• Bowie Matteson

Diabetes: Cliff Notes Version

Updated: Oct 18

I am a learner. I’ve always been curious about how and why things work. In 2001, after my T1D diagnosis, I wanted to know what had happened. Partly to see what I had done to get it and partly to see if I could fix it.


I took to the internet to discover how and why my body had done what it had. If you are new to diabetes, either for yourself or a loved one, I encourage you to learn more about it. Knowledge on the subject can serve you mightily, either to save yourself or to help someone in need. I figured I’d take you through an abbreviated version of what I learned about diabetes mellitus.


Diabetes mellitus is Greek for “to pass through sweet” referring to the excess sugar diabetics pass in both their blood and urine in times of hyperglycemia (high blood sugar). It is in reference to the body’s lost ability to produce a hormone, insulin, which is responsible for the metabolism of sugar by your body’s cells.


Insulin is produced in the pancreas. The pancreas has a specific set of cells called beta cells that are responsible for making insulin. In a Type I diabetics development, the beta cells become deactivated. Thus, the body is left unable to properly metabolize carbohydrates. The cause of this immune reaction is still left to be discovered.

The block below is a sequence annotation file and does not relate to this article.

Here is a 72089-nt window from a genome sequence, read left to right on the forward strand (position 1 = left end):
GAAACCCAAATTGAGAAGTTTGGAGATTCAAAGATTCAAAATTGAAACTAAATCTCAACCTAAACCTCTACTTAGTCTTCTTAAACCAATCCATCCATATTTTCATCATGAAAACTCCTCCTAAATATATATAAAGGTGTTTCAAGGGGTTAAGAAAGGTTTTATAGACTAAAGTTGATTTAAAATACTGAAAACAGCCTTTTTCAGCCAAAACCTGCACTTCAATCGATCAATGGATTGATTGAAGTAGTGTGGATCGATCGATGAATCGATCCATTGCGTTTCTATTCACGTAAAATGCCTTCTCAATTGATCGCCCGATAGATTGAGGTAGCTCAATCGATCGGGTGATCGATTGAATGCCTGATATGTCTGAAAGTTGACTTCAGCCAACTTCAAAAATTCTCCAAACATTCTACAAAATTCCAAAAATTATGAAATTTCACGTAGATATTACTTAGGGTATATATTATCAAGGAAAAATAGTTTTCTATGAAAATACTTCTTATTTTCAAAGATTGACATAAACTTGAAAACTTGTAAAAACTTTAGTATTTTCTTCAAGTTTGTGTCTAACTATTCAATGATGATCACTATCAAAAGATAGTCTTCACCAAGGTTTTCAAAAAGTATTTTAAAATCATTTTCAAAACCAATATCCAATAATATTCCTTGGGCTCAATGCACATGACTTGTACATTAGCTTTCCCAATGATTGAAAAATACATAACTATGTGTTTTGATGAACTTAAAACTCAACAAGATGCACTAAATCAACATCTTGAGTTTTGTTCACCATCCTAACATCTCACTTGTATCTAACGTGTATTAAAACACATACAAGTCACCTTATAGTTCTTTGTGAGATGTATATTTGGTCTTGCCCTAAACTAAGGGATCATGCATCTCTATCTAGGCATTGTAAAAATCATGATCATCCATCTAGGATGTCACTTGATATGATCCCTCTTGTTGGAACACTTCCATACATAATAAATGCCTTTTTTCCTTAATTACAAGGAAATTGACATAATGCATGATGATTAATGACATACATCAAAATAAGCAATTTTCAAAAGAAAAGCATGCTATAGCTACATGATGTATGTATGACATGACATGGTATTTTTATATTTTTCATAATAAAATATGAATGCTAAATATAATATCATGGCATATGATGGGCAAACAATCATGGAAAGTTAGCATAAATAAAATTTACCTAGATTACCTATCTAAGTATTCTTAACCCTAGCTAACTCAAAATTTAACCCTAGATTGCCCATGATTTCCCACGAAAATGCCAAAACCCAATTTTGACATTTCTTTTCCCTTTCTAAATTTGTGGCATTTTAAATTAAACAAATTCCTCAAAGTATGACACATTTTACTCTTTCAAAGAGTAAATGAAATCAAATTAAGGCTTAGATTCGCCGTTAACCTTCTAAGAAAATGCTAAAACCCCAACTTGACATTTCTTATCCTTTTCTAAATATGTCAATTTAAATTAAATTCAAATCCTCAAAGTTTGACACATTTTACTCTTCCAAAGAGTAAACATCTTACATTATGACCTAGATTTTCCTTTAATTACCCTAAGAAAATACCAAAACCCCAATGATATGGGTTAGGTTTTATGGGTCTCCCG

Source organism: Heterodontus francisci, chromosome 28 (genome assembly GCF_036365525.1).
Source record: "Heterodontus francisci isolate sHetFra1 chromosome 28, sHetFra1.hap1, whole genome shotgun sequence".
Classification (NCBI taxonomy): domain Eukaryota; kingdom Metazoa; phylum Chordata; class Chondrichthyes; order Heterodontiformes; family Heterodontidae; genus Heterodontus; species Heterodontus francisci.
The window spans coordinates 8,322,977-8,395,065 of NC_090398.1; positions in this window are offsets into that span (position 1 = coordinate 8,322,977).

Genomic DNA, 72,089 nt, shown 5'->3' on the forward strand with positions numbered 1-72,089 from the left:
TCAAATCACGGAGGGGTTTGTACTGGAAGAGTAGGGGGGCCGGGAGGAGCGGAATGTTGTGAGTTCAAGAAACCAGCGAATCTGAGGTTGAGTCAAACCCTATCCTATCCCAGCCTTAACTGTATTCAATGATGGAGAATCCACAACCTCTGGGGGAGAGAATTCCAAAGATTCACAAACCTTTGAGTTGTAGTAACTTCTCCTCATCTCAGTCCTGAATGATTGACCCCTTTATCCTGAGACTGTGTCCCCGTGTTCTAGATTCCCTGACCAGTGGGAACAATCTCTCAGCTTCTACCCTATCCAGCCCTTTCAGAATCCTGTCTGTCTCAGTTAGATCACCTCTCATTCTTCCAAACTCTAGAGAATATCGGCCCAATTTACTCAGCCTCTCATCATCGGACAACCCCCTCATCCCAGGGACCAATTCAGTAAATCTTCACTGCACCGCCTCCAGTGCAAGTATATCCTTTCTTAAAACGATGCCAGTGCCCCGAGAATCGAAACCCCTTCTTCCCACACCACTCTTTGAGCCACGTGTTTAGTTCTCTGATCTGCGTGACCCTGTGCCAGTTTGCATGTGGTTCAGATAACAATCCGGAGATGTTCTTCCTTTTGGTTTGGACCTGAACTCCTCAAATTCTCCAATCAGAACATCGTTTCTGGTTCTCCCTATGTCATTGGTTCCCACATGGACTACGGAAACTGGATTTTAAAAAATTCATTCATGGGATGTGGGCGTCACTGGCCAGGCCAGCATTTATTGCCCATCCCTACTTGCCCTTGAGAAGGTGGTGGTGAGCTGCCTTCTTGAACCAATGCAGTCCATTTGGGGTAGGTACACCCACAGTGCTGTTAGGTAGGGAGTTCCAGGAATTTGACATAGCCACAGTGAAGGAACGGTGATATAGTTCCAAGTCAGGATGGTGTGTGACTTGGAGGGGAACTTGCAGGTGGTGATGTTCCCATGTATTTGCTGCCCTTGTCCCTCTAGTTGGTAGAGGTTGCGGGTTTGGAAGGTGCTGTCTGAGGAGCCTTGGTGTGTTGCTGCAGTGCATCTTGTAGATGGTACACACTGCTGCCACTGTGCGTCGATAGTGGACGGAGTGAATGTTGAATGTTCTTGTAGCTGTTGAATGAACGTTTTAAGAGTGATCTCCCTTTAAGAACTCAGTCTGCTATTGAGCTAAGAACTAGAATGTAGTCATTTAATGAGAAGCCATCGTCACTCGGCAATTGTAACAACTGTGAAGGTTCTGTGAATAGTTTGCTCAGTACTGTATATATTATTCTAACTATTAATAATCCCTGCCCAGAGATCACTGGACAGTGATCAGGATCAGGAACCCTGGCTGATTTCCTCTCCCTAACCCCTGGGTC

Glucose is the #1 building block of carbohydrates in the food you eat, and once broken down in your stomach and pushed through to your small intestine, is distributed through your blood to be delivered to your cells. Without insulin to initiate your cell’s uptake of the newly available fuel, it remains trapped in your blood.


For type I diabetics, exogenous (from pumps/injections/pills etc) insulin is the only way for them to efficiently transport the sugar from their blood into their cells.


Death for an untreated Type I diabetic comes quickly, as the cells of your organ systems, now starved of energy and unable to function properly, shut down.


What's your elevator pitch to describe diabetes?

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